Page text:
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Crit Rev Toxicol. 2008;38(10):877-93. doi: 10.1080/10408440802273164 .

Negative confounding in the evaluation of toxicity: the case of methylmercury in fish and seafood.

Author information

  • 1Department of Environmental Health, Harvard School of Public Health, Boston, MA 02215, USA. achoi@hsph.harvard.edu

Erratum in

  • Crit Rev Toxicol. 2009;39(1):95.

Abstract

In observational studies, the presence of confounding [corrected] can distort the true association between an exposure and a toxic-effect outcome, if the confounding variable is not controlled for in the study design or analysis phase. While confounding is often assumed to occur in the same direction as the toxicant exposure, the relationship between the benefits and risks associated with fish and seafood consumption is a classic example of negative confounding: the exposure to methylmercury occurs with fish and seafood, which are also associated with beneficial nutrients, and the signs of mercury toxicity [corrected] Mercury and nutrients may affect the same epidemiological outcomes, but most studies addressing one of them have ignored the potential for negative confounding by the other. This article reviews the existing evidence of effects of both nutrient and contaminant intakes as predictors of neurodevelopmental and cardiovascular outcomes. Substantial underestimation of the effects of mercury toxicity and of fish benefits occurs from the lack of confounder adjustment and imprecision of the exposure parameters. Given this inherent bias in observational studies, regulatory agencies should reconsider current dietary advice in order to provide better guidance to consumers in making prudent choices to maintain a nutritious diet with seafood that is low in mercury concentrations. Attention should also be paid to the occurrence of negative confounding in other connections.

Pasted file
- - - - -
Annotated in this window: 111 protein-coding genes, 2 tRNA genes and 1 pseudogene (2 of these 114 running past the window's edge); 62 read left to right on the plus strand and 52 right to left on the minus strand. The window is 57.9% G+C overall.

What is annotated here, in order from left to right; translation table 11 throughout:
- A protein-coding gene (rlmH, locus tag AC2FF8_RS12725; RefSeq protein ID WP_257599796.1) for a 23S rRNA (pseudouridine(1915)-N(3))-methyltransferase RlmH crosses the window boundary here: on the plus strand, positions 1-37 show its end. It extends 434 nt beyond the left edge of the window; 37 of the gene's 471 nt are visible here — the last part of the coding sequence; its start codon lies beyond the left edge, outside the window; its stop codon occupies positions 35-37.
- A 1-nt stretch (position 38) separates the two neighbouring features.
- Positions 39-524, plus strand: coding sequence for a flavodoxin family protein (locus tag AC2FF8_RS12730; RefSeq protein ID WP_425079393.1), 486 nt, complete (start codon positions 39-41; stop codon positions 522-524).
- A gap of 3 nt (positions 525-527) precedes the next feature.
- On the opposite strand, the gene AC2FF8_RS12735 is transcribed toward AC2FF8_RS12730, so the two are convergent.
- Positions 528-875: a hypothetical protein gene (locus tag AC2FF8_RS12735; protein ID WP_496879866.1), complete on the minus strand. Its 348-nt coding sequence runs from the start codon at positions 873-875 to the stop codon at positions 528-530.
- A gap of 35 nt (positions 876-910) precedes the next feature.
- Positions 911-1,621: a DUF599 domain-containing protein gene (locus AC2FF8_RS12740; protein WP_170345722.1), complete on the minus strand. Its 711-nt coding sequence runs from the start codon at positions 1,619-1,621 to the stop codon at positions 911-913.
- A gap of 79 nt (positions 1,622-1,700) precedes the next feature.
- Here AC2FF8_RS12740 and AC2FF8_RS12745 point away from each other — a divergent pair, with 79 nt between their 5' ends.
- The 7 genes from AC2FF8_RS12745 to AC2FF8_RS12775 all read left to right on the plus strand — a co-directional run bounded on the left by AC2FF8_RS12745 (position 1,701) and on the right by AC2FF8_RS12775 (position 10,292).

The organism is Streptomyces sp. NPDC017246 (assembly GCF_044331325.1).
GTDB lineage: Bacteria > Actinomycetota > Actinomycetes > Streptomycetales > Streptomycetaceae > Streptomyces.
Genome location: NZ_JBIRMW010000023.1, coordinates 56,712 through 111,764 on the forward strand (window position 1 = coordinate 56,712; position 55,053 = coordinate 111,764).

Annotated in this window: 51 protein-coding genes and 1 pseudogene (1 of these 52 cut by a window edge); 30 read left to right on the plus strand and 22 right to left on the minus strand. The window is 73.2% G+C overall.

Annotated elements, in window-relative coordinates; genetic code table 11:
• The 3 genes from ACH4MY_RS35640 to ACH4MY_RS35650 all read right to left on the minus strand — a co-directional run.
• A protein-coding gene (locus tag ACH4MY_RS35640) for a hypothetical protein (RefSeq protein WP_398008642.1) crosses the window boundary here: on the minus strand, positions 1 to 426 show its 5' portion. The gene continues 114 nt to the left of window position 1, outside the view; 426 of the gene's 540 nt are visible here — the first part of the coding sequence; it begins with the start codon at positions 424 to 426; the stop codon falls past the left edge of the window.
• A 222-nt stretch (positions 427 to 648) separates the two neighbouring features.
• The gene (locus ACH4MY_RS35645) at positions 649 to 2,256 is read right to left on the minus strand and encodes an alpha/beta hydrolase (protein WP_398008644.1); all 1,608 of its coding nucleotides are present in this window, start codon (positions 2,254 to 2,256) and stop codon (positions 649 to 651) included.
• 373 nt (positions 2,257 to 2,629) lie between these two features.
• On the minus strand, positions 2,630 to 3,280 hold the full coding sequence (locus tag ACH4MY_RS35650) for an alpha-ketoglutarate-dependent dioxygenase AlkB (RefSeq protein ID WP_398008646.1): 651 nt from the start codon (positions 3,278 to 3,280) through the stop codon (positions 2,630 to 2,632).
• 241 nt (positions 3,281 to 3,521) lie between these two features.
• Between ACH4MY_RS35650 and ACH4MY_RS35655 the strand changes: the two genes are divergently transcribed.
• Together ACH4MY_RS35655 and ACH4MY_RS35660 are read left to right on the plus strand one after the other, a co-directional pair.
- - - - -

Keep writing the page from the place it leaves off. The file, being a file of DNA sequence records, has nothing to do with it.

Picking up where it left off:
PMID:
19012089
[PubMed - indexed for MEDLINE]
PMCID:
PMC2597522
Free PMC Article

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